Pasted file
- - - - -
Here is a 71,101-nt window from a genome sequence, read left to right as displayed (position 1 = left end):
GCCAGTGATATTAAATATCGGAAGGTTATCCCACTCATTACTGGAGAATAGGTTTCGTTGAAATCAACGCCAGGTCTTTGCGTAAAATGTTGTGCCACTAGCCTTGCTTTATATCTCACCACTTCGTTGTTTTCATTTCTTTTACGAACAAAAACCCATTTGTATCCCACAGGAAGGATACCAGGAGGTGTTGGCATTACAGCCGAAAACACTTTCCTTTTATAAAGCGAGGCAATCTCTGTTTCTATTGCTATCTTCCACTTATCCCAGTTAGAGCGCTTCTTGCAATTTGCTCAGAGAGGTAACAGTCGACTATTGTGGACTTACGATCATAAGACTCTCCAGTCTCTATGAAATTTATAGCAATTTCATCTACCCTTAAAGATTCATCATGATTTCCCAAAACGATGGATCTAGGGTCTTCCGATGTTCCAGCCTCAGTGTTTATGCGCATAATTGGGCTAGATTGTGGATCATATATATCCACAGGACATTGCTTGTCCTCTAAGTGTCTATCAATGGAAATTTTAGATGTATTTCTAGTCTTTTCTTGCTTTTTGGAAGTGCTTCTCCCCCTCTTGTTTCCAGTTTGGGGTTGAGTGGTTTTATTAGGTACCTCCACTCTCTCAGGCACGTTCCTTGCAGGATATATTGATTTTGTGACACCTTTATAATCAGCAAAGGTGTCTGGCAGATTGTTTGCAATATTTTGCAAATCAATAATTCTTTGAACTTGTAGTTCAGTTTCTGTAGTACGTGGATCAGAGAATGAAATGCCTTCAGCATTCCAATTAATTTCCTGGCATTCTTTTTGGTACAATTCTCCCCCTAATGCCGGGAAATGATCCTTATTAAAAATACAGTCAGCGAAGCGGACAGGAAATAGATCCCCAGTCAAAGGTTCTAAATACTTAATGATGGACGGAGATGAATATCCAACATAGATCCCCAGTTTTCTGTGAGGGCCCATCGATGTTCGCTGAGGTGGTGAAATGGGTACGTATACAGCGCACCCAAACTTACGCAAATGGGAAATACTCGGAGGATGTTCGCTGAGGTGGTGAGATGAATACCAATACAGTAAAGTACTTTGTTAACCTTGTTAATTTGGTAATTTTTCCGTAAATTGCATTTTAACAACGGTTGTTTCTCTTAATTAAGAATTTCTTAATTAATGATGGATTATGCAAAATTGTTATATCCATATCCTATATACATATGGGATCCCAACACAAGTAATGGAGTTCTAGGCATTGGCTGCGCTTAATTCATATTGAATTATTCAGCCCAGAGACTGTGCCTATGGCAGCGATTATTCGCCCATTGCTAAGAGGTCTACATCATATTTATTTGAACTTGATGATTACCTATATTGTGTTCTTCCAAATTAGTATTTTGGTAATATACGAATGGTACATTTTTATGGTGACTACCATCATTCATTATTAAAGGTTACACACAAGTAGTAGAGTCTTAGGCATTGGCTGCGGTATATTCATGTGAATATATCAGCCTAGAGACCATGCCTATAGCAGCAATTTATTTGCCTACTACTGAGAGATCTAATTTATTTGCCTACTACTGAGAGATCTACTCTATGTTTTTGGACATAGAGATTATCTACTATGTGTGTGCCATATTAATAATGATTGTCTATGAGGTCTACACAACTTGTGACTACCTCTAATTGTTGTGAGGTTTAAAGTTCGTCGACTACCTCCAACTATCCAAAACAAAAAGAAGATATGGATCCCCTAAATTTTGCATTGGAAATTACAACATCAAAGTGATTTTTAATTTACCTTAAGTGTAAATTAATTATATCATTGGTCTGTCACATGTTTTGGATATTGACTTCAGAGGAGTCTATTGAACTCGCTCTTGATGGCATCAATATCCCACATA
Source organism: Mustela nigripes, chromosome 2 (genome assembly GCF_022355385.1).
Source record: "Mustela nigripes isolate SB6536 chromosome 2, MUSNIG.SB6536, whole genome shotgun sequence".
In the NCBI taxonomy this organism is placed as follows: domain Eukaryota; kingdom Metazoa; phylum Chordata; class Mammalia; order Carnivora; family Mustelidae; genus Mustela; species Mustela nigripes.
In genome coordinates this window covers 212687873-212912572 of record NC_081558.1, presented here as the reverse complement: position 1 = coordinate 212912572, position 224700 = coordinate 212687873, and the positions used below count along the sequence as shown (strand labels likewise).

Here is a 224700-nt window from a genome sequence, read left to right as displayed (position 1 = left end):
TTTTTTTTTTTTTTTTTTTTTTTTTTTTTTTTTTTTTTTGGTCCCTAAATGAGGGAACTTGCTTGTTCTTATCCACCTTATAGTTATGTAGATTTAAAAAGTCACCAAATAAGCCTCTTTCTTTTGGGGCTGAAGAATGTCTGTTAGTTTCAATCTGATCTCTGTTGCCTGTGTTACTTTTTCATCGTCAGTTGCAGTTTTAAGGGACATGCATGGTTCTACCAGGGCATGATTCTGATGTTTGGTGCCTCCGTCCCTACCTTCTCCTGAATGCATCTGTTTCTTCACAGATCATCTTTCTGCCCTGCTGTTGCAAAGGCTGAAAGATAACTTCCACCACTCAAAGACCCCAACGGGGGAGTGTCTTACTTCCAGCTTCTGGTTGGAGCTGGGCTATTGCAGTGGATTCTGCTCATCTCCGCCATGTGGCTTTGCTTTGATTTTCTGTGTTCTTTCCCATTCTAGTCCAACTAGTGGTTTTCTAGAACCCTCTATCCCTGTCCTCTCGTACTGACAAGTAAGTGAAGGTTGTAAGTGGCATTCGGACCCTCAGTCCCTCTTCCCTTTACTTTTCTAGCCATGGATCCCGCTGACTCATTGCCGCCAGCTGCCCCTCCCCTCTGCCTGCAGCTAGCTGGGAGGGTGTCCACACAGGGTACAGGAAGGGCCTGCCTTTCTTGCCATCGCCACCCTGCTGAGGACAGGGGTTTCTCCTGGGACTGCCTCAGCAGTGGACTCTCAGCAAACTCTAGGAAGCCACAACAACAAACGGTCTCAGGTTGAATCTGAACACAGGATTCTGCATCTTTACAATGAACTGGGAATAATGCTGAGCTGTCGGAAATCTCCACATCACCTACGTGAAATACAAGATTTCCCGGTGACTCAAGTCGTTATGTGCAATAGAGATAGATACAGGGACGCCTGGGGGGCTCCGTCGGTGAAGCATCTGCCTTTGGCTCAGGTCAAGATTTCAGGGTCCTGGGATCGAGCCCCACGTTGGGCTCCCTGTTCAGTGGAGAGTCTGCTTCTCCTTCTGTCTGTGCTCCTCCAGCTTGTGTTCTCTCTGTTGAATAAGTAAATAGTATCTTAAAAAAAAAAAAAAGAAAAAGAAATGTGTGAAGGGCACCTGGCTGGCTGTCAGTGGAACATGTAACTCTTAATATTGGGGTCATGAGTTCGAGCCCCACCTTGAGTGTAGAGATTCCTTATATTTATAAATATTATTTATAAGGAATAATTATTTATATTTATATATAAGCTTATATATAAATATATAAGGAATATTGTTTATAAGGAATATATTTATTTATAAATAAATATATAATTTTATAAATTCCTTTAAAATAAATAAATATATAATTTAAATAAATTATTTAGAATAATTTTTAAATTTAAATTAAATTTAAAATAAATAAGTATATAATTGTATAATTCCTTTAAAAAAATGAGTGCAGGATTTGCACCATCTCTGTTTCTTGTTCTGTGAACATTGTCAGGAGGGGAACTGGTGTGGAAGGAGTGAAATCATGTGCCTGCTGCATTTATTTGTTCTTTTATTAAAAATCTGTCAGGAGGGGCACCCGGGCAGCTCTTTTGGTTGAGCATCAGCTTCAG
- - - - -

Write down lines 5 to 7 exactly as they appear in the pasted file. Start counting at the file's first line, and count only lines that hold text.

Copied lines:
In the NCBI taxonomy this organism is placed as follows: domain Eukaryota; kingdom Metazoa; phylum Chordata; class Mammalia; order Carnivora; family Mustelidae; genus Mustela; species Mustela nigripes.
In genome coordinates this window covers 212687873-212912572 of record NC_081558.1, presented here as the reverse complement: position 1 = coordinate 212912572, position 224700 = coordinate 212687873, and the positions used below count along the sequence as shown (strand labels likewise).

Here is a 224700-nt window from a genome sequence, read left to right as displayed (position 1 = left end):